So far there has been no obvious economic incentive for the refinery. But it is built in, if hidden. Once all of the terminals in the geographic area served by a refinery go E10, the refinery can retune the production process to make "suboctane" blending gasoline with a lower AKI rating which costs less to refine. For 87 AKI regular gasoline, the refinery can make 84 AKI blending product, usually referred to as 84 cBOB (conventional Blendstock for Oxygenated Blending). This is already happening in Oregon. Similarly the refineries in the Northwest will eventually make 89 AKI cBOB for premium unleaded blending. I doubt that the refineries pass along the savings, at least we haven't seen it in Oregon. So far our gasoline is more expensive than Montana's gasoline which isn't E10 ... yet.

Because of the blenders incentive and the requirement of EISA 2007 to blend ethanol into all gasoline everywhere, terminals are being forced into adding ethanol injection infrastructure. Once they do that they have a tremendous incentive to blend as much ethanol, up to 10% as they can, and the refineries are pressuring them to do it so they can change to suboctane BOB production. Also, I'll bet that the refineries have figured out that a large proportion of cars take a mileage hit greater than 10% when they have to use E10, and now the gasoline companies are actually selling more gasoline than before E10 was implemented. So much for energy independence.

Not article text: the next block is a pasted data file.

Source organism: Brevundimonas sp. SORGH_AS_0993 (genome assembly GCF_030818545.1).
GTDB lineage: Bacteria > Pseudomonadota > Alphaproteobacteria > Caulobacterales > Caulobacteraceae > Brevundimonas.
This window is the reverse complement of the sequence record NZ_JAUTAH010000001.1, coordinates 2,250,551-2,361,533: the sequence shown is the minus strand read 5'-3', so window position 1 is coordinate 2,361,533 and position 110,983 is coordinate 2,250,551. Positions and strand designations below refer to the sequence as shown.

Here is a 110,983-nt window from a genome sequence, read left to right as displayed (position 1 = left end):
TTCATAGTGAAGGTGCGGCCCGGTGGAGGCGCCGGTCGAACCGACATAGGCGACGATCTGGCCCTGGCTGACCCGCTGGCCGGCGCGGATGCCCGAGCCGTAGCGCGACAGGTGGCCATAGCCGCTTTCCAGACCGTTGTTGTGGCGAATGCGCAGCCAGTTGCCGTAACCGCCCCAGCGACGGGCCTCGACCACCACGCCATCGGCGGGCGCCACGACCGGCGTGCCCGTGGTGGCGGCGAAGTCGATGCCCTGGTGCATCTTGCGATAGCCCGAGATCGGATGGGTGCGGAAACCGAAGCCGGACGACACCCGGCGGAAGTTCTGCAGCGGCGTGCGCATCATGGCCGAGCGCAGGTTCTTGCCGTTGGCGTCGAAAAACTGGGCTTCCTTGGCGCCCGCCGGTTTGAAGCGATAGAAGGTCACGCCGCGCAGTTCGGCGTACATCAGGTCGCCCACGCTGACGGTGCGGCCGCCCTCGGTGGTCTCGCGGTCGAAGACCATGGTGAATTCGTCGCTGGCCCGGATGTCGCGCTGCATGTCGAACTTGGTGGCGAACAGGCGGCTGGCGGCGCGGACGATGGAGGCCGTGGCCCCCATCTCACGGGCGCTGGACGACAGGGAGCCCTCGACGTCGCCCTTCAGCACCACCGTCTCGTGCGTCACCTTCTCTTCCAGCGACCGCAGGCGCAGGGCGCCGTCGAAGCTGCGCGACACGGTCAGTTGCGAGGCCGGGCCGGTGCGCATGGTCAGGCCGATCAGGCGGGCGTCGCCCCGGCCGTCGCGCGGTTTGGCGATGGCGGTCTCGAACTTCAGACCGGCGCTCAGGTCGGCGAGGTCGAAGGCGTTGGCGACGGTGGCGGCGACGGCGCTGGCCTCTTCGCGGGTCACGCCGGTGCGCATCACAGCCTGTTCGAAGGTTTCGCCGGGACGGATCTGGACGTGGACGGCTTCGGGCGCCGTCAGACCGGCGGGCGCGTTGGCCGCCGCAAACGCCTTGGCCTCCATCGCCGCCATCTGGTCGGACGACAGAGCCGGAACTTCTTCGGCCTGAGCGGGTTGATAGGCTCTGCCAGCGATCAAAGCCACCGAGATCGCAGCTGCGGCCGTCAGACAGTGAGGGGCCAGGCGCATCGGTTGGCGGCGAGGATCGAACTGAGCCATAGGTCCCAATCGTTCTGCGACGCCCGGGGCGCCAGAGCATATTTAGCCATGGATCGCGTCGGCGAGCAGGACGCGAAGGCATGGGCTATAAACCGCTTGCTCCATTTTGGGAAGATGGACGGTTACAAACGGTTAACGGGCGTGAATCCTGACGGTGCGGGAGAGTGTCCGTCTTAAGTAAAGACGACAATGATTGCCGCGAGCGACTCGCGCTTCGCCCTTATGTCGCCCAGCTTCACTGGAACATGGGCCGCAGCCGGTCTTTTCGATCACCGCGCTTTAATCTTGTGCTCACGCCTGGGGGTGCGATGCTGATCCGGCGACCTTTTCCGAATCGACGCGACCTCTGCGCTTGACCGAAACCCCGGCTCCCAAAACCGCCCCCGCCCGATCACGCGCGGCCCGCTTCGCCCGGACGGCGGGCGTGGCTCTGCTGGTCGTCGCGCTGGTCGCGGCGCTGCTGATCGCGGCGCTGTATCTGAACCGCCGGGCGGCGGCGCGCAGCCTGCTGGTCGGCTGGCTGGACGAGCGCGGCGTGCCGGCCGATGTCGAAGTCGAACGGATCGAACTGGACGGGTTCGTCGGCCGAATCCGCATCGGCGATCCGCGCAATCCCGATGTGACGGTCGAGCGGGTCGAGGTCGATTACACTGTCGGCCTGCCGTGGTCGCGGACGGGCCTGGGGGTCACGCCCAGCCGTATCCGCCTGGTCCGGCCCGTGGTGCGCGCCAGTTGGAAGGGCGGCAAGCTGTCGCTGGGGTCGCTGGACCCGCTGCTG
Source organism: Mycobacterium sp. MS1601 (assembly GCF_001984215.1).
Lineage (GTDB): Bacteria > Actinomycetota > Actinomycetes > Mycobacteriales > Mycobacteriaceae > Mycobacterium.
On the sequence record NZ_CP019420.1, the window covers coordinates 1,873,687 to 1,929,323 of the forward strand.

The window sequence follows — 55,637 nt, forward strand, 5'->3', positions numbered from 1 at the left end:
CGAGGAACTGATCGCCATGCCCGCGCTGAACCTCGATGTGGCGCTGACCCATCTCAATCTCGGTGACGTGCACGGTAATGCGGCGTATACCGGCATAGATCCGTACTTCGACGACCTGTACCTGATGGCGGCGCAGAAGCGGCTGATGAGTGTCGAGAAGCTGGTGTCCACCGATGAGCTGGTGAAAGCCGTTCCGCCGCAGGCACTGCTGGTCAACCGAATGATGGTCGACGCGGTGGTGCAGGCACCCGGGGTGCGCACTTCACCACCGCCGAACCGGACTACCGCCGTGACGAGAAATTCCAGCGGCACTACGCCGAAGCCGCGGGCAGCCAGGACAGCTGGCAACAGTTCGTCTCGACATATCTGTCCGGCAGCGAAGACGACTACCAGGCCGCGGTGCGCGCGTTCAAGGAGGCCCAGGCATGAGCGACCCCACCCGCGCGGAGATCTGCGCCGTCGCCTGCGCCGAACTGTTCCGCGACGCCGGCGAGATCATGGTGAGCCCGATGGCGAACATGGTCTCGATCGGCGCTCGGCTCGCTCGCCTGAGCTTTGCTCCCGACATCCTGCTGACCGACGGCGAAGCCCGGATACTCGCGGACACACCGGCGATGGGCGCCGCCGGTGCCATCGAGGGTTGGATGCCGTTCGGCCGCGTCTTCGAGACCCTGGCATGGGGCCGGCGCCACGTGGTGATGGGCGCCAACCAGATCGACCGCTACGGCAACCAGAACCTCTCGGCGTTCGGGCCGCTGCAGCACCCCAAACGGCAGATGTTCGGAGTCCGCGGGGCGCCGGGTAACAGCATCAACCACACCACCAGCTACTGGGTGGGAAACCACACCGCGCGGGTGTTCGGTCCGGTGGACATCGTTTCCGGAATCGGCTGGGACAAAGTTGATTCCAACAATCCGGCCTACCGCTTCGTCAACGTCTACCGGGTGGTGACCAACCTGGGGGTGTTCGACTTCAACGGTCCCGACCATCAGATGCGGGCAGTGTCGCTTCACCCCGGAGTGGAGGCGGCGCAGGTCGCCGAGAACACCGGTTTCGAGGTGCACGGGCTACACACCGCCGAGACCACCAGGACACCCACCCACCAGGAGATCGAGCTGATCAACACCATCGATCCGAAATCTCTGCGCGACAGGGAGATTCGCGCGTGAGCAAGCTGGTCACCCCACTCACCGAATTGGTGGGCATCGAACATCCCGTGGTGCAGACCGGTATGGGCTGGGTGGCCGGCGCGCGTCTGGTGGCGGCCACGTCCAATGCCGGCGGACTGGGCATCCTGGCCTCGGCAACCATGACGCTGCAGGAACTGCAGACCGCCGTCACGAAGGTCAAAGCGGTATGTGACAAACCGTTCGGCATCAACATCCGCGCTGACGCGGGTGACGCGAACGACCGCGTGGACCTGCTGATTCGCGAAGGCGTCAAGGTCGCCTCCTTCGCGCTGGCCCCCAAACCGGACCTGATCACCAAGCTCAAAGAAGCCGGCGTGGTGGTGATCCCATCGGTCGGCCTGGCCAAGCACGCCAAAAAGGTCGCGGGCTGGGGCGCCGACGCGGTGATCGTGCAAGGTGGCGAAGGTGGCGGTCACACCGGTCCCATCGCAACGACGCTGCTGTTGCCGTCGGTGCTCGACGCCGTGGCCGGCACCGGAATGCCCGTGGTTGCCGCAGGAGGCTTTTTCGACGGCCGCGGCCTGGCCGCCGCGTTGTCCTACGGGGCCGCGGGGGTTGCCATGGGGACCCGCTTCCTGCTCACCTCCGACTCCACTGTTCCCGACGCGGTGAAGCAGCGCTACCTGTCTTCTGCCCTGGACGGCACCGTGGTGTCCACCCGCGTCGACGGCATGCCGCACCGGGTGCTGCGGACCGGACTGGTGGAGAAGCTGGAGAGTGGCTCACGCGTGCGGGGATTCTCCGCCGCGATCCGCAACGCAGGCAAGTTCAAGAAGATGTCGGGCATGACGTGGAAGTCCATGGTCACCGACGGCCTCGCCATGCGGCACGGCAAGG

So you can figure out why Oregon, Washington, Montana and Idaho will probably be all E10 by the end of 2011. The economic dislocation comes when all of the terminals serving the Northwest have to compete for ethanol with all of the other terminals across the nation. At present there is about 300 million gallons / yr. of ethanol production planned in the four NW states, an area that will need at least 550 million gallons / yr. to take all of the gasoline E10. Keep in mind that none of the corn needed by the ethanol plants that are in production or being planned is grown in the region and the shortfall in ethanol will have to be purchased on the open market in competition with all of the other terminals and gasoline producers in the country that are trying to meet, or even exceed, EISA 2007 quotas. If they don't get enough ethanol or they don't have the distribution infrastructure then they are penalized and must try to buy RINS from those areas that are above their EISA quota for that period, another "cap and trade" system, the darling of energy commodities marketing ... and commodity traders are already trying to figure out how they can make a commodities futures market in RINS. After what they did in the financial derivatives market, this should scare the crap out of you.

There are six mandatory ethanol states, Minnesota, Missouri, Hawaii, Oregon, Washington and Florida. Montana has an untriggered mandatory E10 law. The ethanol law in Washington is not an E10 law, it is a volumetric law, 2% of the total gallons pumped must be ethanol, this is similar to the federal RFS mandate. The Florida mandate goes into effect 31 December 2010.